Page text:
A talk show costs parliamentary candidates $240,000 in Lebanon

Whether beamed into living rooms on television screens or heard over the radio, legislative hopefuls are keen to get their messages out to their constituents .

Father, left to right: Amin Gemayel, Prince Majeed Arslan, Omar Karami and Bashir Gemayel. Kids, left to right: Samy Gemayel, Emir Talal Arslan, Faisal Karami and Nadim Gemayel


Dubai  –  Six thousand dollars can buy a minute of air time, but a talk show episode can cost $240,000. In Lebanon, media outlets are charging parliamentary candidates exorbitant prices for coverage.

Whether beamed into living rooms on television screens or heard over the radio, legislative hopefuls are keen to get their messages out to their constituents before the May 6 election.

“Election season has prompted Lebanese media outlets to offer packages that can reach up to $1.5 million per electoral list,” says Roula Mikhael, who heads Maharat, a civil society group monitoring Lebanon’s upcoming vote.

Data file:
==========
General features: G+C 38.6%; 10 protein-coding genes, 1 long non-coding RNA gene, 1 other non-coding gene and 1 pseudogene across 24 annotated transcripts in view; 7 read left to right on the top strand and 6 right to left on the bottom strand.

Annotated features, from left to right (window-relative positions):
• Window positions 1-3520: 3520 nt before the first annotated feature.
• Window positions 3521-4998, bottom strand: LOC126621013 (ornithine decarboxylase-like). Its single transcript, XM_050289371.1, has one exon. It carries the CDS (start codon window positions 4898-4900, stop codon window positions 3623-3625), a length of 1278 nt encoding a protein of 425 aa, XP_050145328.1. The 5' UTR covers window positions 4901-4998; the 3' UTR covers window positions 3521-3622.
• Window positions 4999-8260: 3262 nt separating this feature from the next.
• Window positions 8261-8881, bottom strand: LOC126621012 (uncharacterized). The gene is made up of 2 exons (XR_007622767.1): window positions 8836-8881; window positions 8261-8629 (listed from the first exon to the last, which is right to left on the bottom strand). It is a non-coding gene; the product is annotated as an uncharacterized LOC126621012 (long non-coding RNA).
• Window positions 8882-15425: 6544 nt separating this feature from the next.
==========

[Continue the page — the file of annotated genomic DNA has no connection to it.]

“A month and a half ago, a minute on a morning television programme could cost you $1,000. But the prices go up steadily as the elections get closer,” says Mikhael.

These prices make people more frustrated as these candidates are willing to pay such amounts to support their campaigns, in a country that is suffering from a failing infrastructure, poverty and a mounting public debt.

One Social Media influencer who has a page on facebook called EL A’ama published a video, expressing his frustration about all the money that has been put on PR and advertisements.

“These parties and their candidates could have contributed that money to maintain roads and bridges, to improve electricity and roads. Candidates can put their names on these roads — we surely don’t mind.”

Lebanon has one of the world’s biggest public debt, equal to about 150 per cent of its GDP, according to the International Monetary Fund. Debt service absorbs almost half of government revenues, making Lebanon’s the biggest debt burden in the world according to the World Bank.

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With inputs from AP

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